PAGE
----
An Emerald in a Work of Gold
Music from the Dow Partbooks
The Marian Consort & Rose Consort of Viols, Rory McCleery
For its second Delphian recording, The Marian Consort have leafed through the beautifully calligraphed pages of the partbooks compiled in Oxford between 1581 and 1588 by the Elizabethan scholar Robert Dow, to present a deeply satisfying sequence of some of their brightest jewels. Sumptuous motets, melancholy consort songs and intricate, harmonically daring viol fantasies are seamlessly interwoven, all brought to life by seven voices and the robust plangency of the Rose Consort of Viols in the chapel of All Souls College, Oxford – where Dow himself was once a Fellow.
The Marian Consort is a young, dynamic early music vocal ensemble founded in Oxford in 2007. Combining academic insight with high levels of performance practice, the ensemble predominantly explores the repertoire of Renaissance and early Baroque music with its director Rory McCleery. They are joined by the Rose Consort of Viols, which takes its name from the celebrated family of viol makers, whose work spanned the development of the English consort repertoire.
"It's a well-designed programme in which the two groups alternate, only partly combining when the viols accompany a vocal soloist....The Marian Consort's contributions are cleanly and calmly delivered, though offering less scope for variety than the instrumental numbers."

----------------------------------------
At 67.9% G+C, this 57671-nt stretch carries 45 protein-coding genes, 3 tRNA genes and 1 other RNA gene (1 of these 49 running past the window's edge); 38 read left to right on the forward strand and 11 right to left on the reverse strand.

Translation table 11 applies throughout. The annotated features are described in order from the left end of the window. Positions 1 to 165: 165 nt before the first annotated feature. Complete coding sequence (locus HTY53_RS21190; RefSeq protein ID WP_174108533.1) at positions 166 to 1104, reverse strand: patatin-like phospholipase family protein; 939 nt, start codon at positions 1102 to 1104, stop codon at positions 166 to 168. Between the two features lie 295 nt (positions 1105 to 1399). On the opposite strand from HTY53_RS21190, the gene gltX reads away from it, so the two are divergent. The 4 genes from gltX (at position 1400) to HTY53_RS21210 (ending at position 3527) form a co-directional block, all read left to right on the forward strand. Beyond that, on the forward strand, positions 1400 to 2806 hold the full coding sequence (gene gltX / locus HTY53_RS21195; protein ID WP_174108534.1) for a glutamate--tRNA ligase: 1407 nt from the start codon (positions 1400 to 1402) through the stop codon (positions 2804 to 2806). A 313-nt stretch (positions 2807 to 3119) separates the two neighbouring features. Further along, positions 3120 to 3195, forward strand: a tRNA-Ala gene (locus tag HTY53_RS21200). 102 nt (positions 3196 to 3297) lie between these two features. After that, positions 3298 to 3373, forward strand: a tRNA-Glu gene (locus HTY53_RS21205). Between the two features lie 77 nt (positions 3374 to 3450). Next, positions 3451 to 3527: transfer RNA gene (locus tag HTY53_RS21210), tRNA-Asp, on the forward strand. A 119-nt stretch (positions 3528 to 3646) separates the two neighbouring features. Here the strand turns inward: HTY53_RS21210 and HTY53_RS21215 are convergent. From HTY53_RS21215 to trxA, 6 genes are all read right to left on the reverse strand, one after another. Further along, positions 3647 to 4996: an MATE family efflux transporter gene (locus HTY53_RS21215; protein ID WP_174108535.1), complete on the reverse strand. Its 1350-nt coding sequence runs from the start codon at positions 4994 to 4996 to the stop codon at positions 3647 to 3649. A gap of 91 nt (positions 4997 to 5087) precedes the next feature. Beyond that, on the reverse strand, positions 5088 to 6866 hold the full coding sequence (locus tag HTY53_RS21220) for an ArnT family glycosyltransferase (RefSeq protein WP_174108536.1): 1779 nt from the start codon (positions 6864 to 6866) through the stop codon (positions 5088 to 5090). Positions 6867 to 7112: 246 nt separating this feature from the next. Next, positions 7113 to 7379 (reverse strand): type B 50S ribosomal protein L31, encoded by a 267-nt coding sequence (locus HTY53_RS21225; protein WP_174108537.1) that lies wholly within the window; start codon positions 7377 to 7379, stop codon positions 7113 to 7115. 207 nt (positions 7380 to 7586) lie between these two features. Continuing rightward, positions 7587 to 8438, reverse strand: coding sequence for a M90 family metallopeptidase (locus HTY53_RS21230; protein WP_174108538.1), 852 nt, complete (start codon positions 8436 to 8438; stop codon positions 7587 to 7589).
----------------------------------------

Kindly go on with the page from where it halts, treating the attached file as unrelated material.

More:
"Performances are uniformly excellent, the Marian Consort’s rich, sweet timbre, immaculate tuning and clear diction … complemented by the Rose Consort’s own gloriously rich yet transparent sound … Mention too should be made of the sympathetic, detailed and quite intimate recording itself, made in the chapel of All Saint’s College, Oxford – sympathetic, detailed and intimate"
"Forty years after the creation of the Tallis Scholars, bright young things from Oxford still form small-scale vocal groups devoted to Renaissance polyphony. The Marian Consort is one of the finest...the ensemble sings with eloquence and expressive finesse."
"This disc restores the music to the chapel of All Souls, Oxford, where he worked, a sonorous but clear acoustic that warms the viol pieces and allows the voices of the Marian Consort to bloom. The two sopranos are very different, one with ample vibrato, one very straight, but each is suited to [the repertoire]...A beautiful picture of one man's enthusiasms."